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South African domestic prices also picking up
Late plums take advantage of empty markets and early springtime
Coming into the market towards the beginning of the Northern spring, through late varieties as well as through SmartFresh™ treatment, means that South African exporters can send plums to the Northern Hemisphere at a time when consumer appetite for stonefruit is rising, along with temperatures.
The South African plum industry is currently harvesting its late plum varieties, notably Angeleno, Southern Belle and Flavor Fall.
The latter’s harvest started this week. “The fruits have a very nice size,” reports Wessel Erasmus of Banhoek Fruit Packers. Jako van Lill of Fruits Unlimited says: “Flavor Fall will be picked up to week 17 and shipped out until week 20. In the European market customers prefer a late plum like Flavor Fall to the early plums from, for instance, Spain. We send Flavor Fall to the EU and the UK, and the rest to other markets like Canada, the Middle East, Southeast Asia and Africa.”
Flavor Fall, a variety developed by Zaiger Genetics in the USA, has been commercially planted for only about 10 years. After a few years of expansion, the acreage is currently stable at approximately 180ha, of which roughly half is not yet in production. Flavor Fall is a pluot, an interspecific fruit with plum, prune and apricot genes.
Incidentally, South African exporters find that prune (plum) exports to Hong Kong, Singapore and Malaysia over Chinese New Year (28 January, this year) find a very appreciative market. So much so, that Fruits Unlimited sent 90% of their consignment of prunes (plums) by air. There are only a handful of prune (plum) producers in South Africa. The smaller size of the fruit translates to more labour regarding picking and packing.
At the moment Corefruit is concentrating on Angeleno plums, with some Southern Belle, for the EU, Middle East, Far East and Africa. Plums are also sent to the UK but in lower quantities than previously, although it’s still a very important market, affirms Chris Swart, as well as a market for smaller-sized plums. Bigger plums leave an exporter with more options. "Our export volumes are 596 667 standard cartons at this point, but we still have two weeks of packing left on the late SmartFresh Angeleno. At this stage it's difficult to comment on prices, but the stronger Rand has had a large effect."
He says that the quality is much better than last year, with better sugars and shelf life.
Franschhoek Marketing sent the same volumes to the UK as last year, but finds that the African market has been rather quiet for the past year, says Jan Hoon. Prices in the other markets are at good levels. “When orchards newly coming into production are taken into account, this was still a below average year for plums, but there is large growth in the late varieties and better volumes coming in late March and early April,” he continues.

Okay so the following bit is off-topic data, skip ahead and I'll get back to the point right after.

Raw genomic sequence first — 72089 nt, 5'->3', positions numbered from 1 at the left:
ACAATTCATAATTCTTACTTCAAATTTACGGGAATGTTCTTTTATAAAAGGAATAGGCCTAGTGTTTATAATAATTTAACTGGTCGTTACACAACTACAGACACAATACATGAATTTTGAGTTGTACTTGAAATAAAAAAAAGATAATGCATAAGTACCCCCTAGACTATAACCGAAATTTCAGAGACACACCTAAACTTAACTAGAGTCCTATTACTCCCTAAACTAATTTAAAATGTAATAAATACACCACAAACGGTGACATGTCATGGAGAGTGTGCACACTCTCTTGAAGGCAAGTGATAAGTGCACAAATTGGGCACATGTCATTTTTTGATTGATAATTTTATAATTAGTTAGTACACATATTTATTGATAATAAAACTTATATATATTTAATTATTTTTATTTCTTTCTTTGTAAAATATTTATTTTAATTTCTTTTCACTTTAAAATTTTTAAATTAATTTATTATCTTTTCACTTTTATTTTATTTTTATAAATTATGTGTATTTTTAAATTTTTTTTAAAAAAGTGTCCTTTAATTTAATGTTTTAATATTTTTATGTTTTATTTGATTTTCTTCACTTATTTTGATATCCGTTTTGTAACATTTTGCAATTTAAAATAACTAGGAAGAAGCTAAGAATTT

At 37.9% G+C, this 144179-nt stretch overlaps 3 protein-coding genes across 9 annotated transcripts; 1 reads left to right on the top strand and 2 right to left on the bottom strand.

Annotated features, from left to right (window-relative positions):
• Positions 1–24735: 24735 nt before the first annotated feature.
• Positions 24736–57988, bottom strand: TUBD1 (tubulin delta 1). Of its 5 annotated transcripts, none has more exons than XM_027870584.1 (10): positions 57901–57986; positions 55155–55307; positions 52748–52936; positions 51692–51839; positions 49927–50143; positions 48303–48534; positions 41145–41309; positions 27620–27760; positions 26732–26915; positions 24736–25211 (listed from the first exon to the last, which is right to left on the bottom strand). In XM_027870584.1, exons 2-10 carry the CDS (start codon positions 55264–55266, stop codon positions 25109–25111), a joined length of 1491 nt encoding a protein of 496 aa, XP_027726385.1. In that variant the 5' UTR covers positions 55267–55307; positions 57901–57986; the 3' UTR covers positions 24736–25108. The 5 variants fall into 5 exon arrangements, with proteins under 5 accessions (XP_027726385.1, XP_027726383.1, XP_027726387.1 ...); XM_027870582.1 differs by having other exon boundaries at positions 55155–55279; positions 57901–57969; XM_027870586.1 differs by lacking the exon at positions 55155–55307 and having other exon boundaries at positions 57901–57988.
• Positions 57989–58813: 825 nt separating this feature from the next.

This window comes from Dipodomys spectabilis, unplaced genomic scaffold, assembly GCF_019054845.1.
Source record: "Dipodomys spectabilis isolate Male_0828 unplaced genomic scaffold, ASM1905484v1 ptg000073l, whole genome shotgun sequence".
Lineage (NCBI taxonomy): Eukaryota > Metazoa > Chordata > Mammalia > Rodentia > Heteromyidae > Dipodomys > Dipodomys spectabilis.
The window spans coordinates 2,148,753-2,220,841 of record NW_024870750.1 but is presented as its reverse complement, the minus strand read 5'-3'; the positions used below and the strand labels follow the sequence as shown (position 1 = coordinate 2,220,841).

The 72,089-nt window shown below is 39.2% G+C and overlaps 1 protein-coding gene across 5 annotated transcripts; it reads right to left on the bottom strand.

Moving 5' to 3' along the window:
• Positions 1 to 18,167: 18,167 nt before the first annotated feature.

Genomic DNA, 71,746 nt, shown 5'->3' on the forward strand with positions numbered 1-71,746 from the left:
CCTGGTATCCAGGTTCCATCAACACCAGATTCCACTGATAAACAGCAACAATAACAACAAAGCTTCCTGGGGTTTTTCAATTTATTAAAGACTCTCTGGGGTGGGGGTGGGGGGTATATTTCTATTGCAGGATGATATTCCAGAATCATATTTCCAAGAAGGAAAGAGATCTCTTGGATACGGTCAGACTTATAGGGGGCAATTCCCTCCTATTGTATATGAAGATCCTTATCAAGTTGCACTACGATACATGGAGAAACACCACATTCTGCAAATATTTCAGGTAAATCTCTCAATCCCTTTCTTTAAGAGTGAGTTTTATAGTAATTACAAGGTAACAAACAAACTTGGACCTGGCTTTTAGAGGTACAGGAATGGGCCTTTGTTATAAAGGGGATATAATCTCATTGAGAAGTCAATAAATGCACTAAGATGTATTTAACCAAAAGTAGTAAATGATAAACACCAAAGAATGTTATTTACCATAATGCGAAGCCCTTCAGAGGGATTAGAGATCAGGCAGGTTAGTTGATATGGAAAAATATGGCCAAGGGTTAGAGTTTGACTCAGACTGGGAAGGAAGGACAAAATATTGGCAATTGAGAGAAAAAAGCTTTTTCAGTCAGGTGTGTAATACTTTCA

The Middle Eastern market started off slowly for plums, due to late Italian Angelenos and steady high supplies, but Anton Bonnema of Niche Fruit feels that there is still time for prices to pick up for late South African plums on that market. “We didn’t send much to the Far East this year because they want AAA sizes.”
Excessive heat has taken its toll in parts of the Western Cape. “We’ve seen a shrivelling of fruit and other abnormalities which we attribute to heat stress,” says Erasmus, referring to plum production in the Stellenbosch area. The levels of the Theewaterskloof Dam, a major component of the Western Cape’s water system, are still dropping: this week it is 24% full, last week it was 26%. The slight rain that has fallen in the area now and again throughout the summer has sunk right into the dry soil with no runoff at all.
There were fewer class 1 fruits this year and class 2 fruit are either bought by informal traders or sent to domestic markets where plum prices are higher than a month ago, selling at about R70 to R80 [€5 to €5,70] for a 5kg carton and roughly R8 [€0,57] for a 500g punnet of black plums at the moment. Prices for red plums are lower. Smaller class 2 fruit are used for processing, like baby food purées, as South African consumers prefer larger plums. Market agents feel that it wasn’t a bad year for plum prices locally and that small sizes weren’t a particular problem. They do report some avoidable cold damage incurred in cold rooms.
For more information:
Jako van Lill
Tel: +27 21 860 1800
Tel: +27 21 863 8600
Franschhoek Marketing (Freshness First)
Tel: +27 21 876 3140
Banhoek Fruit Packers
Tel: +27 21 885 2635
Tel: +27 21 945 1390
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